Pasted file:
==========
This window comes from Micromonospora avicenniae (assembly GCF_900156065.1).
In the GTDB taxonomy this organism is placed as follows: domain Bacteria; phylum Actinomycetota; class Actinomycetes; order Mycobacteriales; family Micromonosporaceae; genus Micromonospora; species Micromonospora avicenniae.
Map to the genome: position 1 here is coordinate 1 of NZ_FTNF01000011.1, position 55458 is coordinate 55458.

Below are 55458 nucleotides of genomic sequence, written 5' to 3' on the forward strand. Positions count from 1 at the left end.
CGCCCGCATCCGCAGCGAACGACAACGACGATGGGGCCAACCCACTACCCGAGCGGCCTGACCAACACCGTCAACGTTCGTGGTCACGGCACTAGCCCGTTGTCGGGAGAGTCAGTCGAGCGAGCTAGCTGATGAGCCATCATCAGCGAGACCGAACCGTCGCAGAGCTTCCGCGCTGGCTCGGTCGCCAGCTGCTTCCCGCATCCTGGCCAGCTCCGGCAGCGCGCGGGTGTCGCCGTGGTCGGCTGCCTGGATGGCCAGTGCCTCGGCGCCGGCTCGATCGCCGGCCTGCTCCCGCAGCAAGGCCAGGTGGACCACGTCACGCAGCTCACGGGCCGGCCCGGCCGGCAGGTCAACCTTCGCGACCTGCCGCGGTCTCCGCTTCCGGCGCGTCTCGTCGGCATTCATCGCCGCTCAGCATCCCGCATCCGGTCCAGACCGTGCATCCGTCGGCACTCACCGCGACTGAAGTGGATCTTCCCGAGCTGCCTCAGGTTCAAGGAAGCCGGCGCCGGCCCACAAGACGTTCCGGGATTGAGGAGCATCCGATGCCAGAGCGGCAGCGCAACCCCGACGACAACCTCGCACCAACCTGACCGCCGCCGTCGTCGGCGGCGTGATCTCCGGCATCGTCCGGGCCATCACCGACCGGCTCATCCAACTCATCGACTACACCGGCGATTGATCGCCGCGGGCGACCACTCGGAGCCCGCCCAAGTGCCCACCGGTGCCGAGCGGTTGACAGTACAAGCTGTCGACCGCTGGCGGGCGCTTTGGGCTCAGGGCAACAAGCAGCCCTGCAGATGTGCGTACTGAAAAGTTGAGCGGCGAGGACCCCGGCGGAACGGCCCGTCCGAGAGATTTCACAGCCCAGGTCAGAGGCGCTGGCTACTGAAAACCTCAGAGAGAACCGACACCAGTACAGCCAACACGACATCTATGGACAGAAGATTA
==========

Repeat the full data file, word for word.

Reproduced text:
This window comes from Micromonospora avicenniae (assembly GCF_900156065.1).
In the GTDB taxonomy this organism is placed as follows: domain Bacteria; phylum Actinomycetota; class Actinomycetes; order Mycobacteriales; family Micromonosporaceae; genus Micromonospora; species Micromonospora avicenniae.
Map to the genome: position 1 here is coordinate 1 of NZ_FTNF01000011.1, position 55458 is coordinate 55458.

Below are 55458 nucleotides of genomic sequence, written 5' to 3' on the forward strand. Positions count from 1 at the left end.
CGCCCGCATCCGCAGCGAACGACAACGACGATGGGGCCAACCCACTACCCGAGCGGCCTGACCAACACCGTCAACGTTCGTGGTCACGGCACTAGCCCGTTGTCGGGAGAGTCAGTCGAGCGAGCTAGCTGATGAGCCATCATCAGCGAGACCGAACCGTCGCAGAGCTTCCGCGCTGGCTCGGTCGCCAGCTGCTTCCCGCATCCTGGCCAGCTCCGGCAGCGCGCGGGTGTCGCCGTGGTCGGCTGCCTGGATGGCCAGTGCCTCGGCGCCGGCTCGATCGCCGGCCTGCTCCCGCAGCAAGGCCAGGTGGACCACGTCACGCAGCTCACGGGCCGGCCCGGCCGGCAGGTCAACCTTCGCGACCTGCCGCGGTCTCCGCTTCCGGCGCGTCTCGTCGGCATTCATCGCCGCTCAGCATCCCGCATCCGGTCCAGACCGTGCATCCGTCGGCACTCACCGCGACTGAAGTGGATCTTCCCGAGCTGCCTCAGGTTCAAGGAAGCCGGCGCCGGCCCACAAGACGTTCCGGGATTGAGGAGCATCCGATGCCAGAGCGGCAGCGCAACCCCGACGACAACCTCGCACCAACCTGACCGCCGCCGTCGTCGGCGGCGTGATCTCCGGCATCGTCCGGGCCATCACCGACCGGCTCATCCAACTCATCGACTACACCGGCGATTGATCGCCGCGGGCGACCACTCGGAGCCCGCCCAAGTGCCCACCGGTGCCGAGCGGTTGACAGTACAAGCTGTCGACCGCTGGCGGGCGCTTTGGGCTCAGGGCAACAAGCAGCCCTGCAGATGTGCGTACTGAAAAGTTGAGCGGCGAGGACCCCGGCGGAACGGCCCGTCCGAGAGATTTCACAGCCCAGGTCAGAGGCGCTGGCTACTGAAAACCTCAGAGAGAACCGACACCAGTACAGCCAACACGACATCTATGGACAGAAGATTA